Coburn v. CookAnnotate this Case
Husband appealed the trial court’s final divorce order. He argued the court erred by including certain items as part of the marital estate, awarding wife a disproportionate share of the marital estate, and failing to award him maintenance. Finding that the trial court abused its discretion with respect to "the Danby property," the Supreme Court reversed and remanded the case so that the trial court could further consider the Danby property under the appropriate statutory provision. Given that the case was remanded, the Court did not reach husband’s final argument that the court’s distribution of marital property unfairly favored wife.
Coburn v. Cook (2013-057)
2014 VT 45
NOTICE: This opinion is subject to motions for reargument under V.R.A.P. 40 as well as formal revision before publication in the Vermont Reports. Readers are requested to notify the Reporter of Decisions by email at: JUD.Reporter@state.vt.us or by mail at: Vermont Supreme Court, 109 State Street, Montpelier, Vermont 05609-0801, of any errors in order that corrections may be made before this opinion goes to press.
2014 VT 45
David A. Coburn
On Appeal from
Superior Court, Rutland Unit,
Susan A. Cook
January Term, 2014
Nancy Corsones, J.
John J. Welch, Jr., Rutland, for Plaintiff-Appellee.
Kristina L. Pollard, Rutland, for Defendant-Appellant.
PRESENT: Reiber, C.J., Dooley, Skoglund, Robinson and Crawford, JJ.
¶ 1. REIBER, C.J. Husband appeals from the trial court's final divorce order. He argues that the court erred by including certain items as part of the marital estate, awarding wife a disproportionate share of the marital estate, and failing to award him maintenance. We reverse and remand for additional proceedings.
¶ 2. The parties married in December 1997 and separated in March 2010. They have a daughter who was born in July 1999. In January 2013, following a six-day hearing, the court issued its final divorce order. It found as follows: Wife is forty-eight, husband is fifty-five. The parties met in 1996 when wife hired husband to build a ten-stall addition onto her barn. Wife had started a horse stabling and training business several years earlier known as Horse Amour. Husband later moved in with wife. The Horse Amour property was valued at $260,000 in 2010.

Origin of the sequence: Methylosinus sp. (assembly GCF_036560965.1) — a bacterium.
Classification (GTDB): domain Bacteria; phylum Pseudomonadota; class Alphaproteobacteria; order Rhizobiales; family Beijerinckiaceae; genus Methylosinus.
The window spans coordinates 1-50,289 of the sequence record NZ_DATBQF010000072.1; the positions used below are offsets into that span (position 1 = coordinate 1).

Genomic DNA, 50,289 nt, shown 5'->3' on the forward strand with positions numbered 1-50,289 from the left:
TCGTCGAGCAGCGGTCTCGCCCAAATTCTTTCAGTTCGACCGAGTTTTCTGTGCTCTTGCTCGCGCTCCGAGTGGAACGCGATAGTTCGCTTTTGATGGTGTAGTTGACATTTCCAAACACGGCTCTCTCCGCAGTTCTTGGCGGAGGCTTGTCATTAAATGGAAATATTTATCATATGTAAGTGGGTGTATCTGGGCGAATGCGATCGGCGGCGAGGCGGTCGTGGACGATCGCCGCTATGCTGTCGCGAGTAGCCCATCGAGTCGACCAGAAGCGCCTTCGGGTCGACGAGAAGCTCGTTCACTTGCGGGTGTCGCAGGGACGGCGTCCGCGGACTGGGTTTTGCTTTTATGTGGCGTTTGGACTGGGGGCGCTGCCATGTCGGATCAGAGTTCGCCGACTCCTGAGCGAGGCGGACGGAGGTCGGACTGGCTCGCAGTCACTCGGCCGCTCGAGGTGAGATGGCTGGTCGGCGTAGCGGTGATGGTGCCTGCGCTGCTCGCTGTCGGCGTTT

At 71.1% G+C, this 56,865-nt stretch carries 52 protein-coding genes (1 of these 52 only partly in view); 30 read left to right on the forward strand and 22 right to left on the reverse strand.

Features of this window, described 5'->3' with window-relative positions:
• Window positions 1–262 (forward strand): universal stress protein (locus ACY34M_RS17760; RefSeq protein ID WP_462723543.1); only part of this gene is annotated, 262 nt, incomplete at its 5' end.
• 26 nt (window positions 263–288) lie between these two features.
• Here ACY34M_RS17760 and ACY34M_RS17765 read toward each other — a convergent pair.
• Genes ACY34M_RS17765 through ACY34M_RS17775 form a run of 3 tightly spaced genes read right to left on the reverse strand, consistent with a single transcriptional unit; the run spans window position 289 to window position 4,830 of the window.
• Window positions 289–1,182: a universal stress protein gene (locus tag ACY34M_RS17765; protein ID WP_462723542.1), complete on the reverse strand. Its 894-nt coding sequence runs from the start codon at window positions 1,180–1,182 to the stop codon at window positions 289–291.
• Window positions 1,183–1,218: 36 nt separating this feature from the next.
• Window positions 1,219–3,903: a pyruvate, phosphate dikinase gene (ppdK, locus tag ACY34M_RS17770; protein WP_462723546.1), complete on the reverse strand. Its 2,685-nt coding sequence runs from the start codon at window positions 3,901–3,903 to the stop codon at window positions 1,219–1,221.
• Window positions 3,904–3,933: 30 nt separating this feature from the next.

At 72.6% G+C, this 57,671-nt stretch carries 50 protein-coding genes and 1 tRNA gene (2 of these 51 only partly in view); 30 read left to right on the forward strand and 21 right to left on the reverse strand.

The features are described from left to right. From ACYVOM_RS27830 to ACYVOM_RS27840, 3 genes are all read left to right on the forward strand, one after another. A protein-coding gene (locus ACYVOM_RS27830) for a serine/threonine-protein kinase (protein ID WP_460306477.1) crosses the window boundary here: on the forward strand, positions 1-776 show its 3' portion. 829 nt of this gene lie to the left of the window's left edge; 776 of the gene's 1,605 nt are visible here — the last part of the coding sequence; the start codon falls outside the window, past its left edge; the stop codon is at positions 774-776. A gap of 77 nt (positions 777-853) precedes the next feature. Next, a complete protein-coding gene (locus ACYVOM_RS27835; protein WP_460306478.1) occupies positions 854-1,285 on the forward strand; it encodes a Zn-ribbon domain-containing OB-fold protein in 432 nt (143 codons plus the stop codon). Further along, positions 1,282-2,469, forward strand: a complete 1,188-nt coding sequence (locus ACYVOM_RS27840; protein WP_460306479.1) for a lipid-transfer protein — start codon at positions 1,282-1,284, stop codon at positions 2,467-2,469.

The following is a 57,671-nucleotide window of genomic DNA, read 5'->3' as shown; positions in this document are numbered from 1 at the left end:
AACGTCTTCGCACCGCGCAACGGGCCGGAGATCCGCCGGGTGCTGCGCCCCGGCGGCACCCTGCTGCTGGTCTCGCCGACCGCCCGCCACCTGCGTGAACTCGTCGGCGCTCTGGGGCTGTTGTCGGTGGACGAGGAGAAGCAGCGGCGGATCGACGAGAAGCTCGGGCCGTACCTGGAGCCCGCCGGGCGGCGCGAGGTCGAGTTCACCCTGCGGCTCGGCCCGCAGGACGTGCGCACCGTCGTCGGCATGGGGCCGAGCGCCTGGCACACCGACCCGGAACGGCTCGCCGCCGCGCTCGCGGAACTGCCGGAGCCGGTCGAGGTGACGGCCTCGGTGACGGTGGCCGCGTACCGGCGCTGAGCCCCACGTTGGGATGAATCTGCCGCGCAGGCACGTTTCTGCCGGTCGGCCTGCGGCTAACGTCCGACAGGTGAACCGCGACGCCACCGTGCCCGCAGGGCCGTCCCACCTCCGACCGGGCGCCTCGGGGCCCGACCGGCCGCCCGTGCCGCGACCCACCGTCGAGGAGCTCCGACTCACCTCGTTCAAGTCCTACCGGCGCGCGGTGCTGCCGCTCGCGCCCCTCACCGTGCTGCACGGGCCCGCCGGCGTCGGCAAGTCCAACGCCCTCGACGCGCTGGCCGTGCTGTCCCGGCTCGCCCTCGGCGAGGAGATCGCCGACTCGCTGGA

¶ 3. Husband has been a dairy farmer, farrier, and builder all of his adult life. He ran his family's dairy business through the 1980s. In 2010, husband's mother deeded the 162-acre family farm (referred to as the Danby property) to husband, retaining a life estate as well as the power to sell or mortgage the property during her lifetime. The Danby property was appraised at $515,000 without considering husband's mother's reserved rights, and at $425,000, considering the reservation of rights. The court found the appraiser's opinion credible and reliable, and it valued the property at $425,000. Husband also owned a third of an acre adjacent to the farm, valued at $15,000.
¶ 4. The parties disputed the valuation and distribution of a business known as Bit Wipes. The court found that both parties had the idea for Bit Wipes, both were instrumental in the creation and design of the product, and both contributed substantially to the eventual design and marketing of the final product. The parties made a small profit on the business each year. The parties presented no expert evidence, however, as to the value of this business. For various reasons, the court set $40,000 as the business's fair market value. The court noted that husband had requested payment for his interest in Bit Wipes in the form of spousal support. The court found no support for this approach in fact or in law. It explained that Bit Wipes, like the rest of the marital estate, needed to be analyzed as marital property in accordance with 15 V.S.A. § 751.
¶ 5. The court found that the parties had other sources of income during the marriage. Wife taught riding lessons, and held camps, shows, and other events. Husband assisted by doing chores, setting up events, and doing general repairs and upkeep around the farm. The court found it clear from the evidence that Horse Amour was a very labor intensive business, and that the amount of revenue generated from all sources was directly related to the hours of labor devoted to the various enterprises. The parties were able to earn more revenue as a couple than they could earn separately.